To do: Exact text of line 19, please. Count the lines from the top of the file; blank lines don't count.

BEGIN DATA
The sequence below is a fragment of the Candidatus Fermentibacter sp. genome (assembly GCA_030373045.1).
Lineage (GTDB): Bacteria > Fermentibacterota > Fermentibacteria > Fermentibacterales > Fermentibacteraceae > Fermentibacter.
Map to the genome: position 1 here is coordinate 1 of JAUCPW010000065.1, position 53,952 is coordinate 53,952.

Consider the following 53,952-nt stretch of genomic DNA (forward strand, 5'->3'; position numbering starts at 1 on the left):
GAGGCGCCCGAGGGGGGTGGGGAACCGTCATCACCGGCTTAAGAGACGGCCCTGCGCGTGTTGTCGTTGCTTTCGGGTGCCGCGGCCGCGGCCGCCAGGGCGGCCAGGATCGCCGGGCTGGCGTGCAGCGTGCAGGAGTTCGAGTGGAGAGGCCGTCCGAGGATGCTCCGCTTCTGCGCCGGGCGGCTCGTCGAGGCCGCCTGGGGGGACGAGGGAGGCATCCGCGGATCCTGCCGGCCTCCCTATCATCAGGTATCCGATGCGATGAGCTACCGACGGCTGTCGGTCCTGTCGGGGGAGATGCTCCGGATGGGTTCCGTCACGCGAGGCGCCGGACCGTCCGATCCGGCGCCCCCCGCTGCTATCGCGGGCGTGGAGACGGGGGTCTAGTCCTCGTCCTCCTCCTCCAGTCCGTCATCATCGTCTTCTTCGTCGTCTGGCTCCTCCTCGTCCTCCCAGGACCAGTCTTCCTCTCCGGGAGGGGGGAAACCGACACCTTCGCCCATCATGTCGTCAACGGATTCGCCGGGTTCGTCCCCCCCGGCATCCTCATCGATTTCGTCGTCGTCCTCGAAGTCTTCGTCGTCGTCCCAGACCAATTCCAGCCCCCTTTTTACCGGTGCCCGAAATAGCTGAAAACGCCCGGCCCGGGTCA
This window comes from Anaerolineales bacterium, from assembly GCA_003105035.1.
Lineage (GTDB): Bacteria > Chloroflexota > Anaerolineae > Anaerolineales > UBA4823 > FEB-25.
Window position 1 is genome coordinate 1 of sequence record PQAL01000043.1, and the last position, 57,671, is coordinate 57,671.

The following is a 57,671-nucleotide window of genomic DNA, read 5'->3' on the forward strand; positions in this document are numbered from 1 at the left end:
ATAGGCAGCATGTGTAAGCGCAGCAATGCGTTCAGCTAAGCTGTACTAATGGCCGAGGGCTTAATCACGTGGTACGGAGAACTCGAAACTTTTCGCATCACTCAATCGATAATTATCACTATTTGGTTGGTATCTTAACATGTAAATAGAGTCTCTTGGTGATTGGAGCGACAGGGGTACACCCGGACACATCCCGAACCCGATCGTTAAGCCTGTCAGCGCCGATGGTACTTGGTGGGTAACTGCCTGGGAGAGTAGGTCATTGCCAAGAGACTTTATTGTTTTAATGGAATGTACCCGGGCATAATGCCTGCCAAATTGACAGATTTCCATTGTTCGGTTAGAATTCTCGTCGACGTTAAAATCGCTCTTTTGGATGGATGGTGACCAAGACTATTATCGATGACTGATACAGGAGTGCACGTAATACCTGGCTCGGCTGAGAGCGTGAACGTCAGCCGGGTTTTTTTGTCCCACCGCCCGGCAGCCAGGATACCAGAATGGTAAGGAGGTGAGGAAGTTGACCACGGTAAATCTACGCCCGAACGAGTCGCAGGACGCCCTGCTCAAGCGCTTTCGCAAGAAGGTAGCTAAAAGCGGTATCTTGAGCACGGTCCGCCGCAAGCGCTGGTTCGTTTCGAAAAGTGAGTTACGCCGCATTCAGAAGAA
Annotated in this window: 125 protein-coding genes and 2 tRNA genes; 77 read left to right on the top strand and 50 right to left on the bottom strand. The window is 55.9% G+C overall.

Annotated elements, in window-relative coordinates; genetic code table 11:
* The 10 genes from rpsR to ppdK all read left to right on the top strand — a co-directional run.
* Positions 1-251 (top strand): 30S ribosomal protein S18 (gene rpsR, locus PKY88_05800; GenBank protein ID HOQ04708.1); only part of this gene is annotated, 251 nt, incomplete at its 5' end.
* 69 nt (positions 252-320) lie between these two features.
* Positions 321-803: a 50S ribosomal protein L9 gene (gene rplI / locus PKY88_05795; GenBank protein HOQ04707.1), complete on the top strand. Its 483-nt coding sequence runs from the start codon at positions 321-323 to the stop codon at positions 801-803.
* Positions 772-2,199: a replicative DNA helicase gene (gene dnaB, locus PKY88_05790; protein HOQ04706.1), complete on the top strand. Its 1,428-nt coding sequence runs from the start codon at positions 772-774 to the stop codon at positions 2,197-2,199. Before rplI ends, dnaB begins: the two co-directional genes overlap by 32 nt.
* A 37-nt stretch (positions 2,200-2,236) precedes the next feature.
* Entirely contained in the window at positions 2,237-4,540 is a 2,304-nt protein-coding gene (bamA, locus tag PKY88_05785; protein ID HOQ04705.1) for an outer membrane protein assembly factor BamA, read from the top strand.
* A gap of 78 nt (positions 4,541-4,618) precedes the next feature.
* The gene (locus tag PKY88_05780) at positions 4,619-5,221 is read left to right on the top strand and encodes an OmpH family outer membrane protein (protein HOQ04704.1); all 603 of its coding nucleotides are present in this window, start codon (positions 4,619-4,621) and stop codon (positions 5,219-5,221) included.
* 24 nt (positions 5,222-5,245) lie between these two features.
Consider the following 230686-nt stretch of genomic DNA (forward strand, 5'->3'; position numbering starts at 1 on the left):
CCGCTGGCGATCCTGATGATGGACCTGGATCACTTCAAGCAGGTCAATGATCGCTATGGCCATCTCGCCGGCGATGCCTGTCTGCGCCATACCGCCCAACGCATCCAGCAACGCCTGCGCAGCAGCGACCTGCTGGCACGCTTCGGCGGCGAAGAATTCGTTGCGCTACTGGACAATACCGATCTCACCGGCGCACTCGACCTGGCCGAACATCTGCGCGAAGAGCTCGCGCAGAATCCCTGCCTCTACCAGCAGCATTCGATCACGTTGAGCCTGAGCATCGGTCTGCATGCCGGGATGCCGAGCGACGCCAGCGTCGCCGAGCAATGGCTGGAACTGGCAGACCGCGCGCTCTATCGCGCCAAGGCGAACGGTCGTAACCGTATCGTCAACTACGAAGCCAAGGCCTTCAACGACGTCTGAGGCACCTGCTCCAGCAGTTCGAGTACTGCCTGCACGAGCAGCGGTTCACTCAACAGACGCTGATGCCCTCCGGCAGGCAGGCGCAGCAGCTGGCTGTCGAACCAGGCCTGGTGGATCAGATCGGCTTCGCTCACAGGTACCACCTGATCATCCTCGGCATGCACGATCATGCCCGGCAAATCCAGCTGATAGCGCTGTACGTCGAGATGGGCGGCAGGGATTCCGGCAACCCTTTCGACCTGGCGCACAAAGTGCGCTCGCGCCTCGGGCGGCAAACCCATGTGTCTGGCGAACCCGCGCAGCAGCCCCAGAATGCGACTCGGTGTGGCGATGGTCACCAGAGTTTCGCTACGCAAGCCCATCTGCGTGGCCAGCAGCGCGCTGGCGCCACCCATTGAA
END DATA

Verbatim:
* Entirely contained in the window at positions 2,237-4,540 is a 2,304-nt protein-coding gene (bamA, locus tag PKY88_05785; protein ID HOQ04705.1) for an outer membrane protein assembly factor BamA, read from the top strand.